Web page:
Any protein will have evolved to have an optimum pH that matches the environment it is most commonly found in. This does mean that not all proteins have an ideal pH between 4 and 8. For example, almost all eukaryotic cells contain digestive enzymes that operate best at very low pH and not very well at pH 4-8, so that they won't digest their own cells, which will usually be at pH 7.
Whatever the ideal pH happens to be, the reason for it is always the same:
* Proteins fold into particular shapes that are vital for their function. * The shape a protein will fold into is determined by its amino acid sequence, since different amino acids have different properties. * Each amino acid has a 'side chain' sticking out of the main polypeptide chain, which will have specific chemical properties capable of forming certain interactions with other amino acids in the protein (as well as with water and other molecules).
* It is these intramolecular forces (interactions between different amino acids within a protein) that are responsible for producing and maintaining the shape of the protein. The forces are:
* Hydrogen bonds - weak bonds between slightly positively charged hydrogen and slightly negatively charged atoms (such as oxygen). * Electrostatic interactions - weak attractive forces between charged regions of the protein, including only small charges resulting from polar bonds. * Disulphide bridges * Hydrophobic interactions
* Hydrophobic interactions are not sufficient to hold a protein in a particular shape, only to pull the protein into a ball to help it fold into the correct shape. * Hydrogen bonds and electrostatic interactions are dependent on interactions between charges. pH is a measure of the concentration of hydrogen ions, which are positively charged. If there were more hydrogen ions in the solution than the protein was designed for, these ions would compete for the interactions holding the protein together, as well as protonating groups that need to be deprotonated to form important intramolecular interactions (eg nitrogen). Equally, if there were too few hydrogen ions in the solution, the same interactions would disrupted by the relatively high concentration of hydroxide (OH) ions, and important protonated groups may become deprotonated.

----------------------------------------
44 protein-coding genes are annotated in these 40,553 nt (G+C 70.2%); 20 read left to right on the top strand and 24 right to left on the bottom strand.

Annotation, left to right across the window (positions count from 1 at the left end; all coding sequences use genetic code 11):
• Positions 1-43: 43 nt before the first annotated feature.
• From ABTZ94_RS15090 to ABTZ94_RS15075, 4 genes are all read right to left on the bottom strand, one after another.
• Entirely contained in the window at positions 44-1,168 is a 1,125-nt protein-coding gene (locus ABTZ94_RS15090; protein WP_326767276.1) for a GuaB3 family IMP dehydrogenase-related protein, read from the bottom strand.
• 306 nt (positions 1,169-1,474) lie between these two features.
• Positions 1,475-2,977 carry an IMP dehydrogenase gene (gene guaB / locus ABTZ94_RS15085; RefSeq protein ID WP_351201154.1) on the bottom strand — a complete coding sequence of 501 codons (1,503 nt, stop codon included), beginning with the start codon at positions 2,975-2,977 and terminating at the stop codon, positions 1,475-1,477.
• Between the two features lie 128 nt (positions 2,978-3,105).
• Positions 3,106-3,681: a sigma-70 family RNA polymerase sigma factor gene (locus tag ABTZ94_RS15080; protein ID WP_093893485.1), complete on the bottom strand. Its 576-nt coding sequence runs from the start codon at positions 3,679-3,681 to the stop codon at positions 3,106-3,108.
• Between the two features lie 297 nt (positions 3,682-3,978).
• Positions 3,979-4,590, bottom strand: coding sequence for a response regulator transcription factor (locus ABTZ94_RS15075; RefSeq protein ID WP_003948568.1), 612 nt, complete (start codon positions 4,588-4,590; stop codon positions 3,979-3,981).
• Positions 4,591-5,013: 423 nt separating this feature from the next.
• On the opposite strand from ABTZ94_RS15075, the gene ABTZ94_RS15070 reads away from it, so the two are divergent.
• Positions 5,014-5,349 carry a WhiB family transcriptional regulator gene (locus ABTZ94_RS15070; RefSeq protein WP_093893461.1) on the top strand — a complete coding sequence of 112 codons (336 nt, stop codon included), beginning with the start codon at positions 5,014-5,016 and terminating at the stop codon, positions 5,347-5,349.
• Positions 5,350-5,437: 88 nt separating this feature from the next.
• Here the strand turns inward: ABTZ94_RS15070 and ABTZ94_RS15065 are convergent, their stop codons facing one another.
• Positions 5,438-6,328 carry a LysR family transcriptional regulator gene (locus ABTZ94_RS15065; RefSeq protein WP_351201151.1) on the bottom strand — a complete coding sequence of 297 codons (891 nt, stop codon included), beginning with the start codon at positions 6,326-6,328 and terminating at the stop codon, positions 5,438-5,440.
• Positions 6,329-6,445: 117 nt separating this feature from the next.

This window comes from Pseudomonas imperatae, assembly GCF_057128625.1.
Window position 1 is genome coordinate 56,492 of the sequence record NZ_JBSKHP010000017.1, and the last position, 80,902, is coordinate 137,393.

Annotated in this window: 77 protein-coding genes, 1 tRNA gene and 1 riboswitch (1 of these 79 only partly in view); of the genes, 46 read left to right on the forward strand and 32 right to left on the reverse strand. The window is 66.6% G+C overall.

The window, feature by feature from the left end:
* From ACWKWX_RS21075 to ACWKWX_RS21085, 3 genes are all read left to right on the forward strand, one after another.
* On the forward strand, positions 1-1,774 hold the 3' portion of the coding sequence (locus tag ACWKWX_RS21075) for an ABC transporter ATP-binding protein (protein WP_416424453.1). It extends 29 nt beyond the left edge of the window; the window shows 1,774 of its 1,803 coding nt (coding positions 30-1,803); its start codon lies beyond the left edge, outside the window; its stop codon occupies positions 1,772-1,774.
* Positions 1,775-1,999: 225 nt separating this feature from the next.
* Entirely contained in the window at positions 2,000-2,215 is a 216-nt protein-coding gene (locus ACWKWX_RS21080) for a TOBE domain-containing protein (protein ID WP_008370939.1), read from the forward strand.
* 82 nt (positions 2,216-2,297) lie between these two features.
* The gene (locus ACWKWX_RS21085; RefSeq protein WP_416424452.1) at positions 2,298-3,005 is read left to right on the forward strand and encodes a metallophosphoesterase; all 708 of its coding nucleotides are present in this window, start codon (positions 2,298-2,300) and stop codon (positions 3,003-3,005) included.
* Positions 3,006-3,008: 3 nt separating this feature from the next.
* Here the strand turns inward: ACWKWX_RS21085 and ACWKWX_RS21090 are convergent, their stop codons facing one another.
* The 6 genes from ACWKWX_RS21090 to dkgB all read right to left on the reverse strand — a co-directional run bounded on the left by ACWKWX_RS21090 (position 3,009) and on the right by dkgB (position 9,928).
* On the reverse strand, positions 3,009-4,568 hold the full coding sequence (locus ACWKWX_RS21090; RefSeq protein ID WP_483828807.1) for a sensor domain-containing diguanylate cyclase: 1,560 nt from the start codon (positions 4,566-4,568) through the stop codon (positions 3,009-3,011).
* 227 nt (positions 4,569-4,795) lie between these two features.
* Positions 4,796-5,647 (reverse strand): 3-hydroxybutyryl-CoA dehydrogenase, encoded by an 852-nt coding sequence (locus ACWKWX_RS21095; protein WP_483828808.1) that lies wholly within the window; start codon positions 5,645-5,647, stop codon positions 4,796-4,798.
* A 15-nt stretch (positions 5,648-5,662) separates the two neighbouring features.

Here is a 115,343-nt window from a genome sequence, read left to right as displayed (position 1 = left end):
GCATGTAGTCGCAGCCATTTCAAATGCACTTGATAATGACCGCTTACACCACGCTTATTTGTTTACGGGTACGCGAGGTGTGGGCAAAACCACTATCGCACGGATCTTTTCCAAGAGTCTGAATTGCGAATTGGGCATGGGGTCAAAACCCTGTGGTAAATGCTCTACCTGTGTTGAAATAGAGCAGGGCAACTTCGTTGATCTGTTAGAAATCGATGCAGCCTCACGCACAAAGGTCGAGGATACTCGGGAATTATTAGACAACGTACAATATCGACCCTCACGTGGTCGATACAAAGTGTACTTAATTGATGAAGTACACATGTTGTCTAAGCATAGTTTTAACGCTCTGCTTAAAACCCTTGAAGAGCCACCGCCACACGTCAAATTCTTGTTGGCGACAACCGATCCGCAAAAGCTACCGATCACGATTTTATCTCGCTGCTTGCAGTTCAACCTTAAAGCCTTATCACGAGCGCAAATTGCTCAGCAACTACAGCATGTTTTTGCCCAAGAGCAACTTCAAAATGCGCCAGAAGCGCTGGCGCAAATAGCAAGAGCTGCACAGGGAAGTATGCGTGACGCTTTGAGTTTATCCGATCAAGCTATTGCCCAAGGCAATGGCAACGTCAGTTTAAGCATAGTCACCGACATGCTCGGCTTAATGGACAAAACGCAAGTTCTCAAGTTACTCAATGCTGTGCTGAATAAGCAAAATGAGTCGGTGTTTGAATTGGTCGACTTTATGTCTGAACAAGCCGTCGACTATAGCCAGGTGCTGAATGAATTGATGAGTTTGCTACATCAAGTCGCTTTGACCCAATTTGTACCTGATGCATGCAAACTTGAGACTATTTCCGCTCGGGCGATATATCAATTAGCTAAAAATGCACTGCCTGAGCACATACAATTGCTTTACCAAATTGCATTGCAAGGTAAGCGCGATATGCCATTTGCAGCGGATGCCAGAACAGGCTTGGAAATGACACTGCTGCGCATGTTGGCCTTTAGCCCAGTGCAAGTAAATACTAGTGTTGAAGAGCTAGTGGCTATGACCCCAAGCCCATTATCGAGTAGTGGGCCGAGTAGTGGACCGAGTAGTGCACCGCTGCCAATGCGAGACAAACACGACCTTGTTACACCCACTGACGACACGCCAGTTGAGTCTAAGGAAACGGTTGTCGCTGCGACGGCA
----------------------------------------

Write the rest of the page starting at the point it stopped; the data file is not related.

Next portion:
* Disruption of the interactions in either case will lead to some of the protein losing its ability to be held in a certain shape, which then reduces it's catalytic activity (as catalytic activity relies on the shape). The loss of activity will be proportional to the extent of the disruptions, which will in turn be proportional to the extent of the change in pH. * Disulphide bonds would also be reduced (broken) at very low pH. * Therefore, all proteins have a pH at which they have been designed to work that they will work very well at. The further away from this pH the solution gets, the more of the proteins will be effected by the change, until eventually they are all completely denatured. This concept is similar to the collision theory, in that a small change in pH will reduce activity, but not significantly, because very few of the increased hydrogen/hydroxide ions will actually be competing for the intramolecular interactions at any one time. In the specific case of pH being between 4 and 8, this is because most cells have an interior pH of between 4 and 8, so a lot of proteins need to operate best in this range (usually pH 7).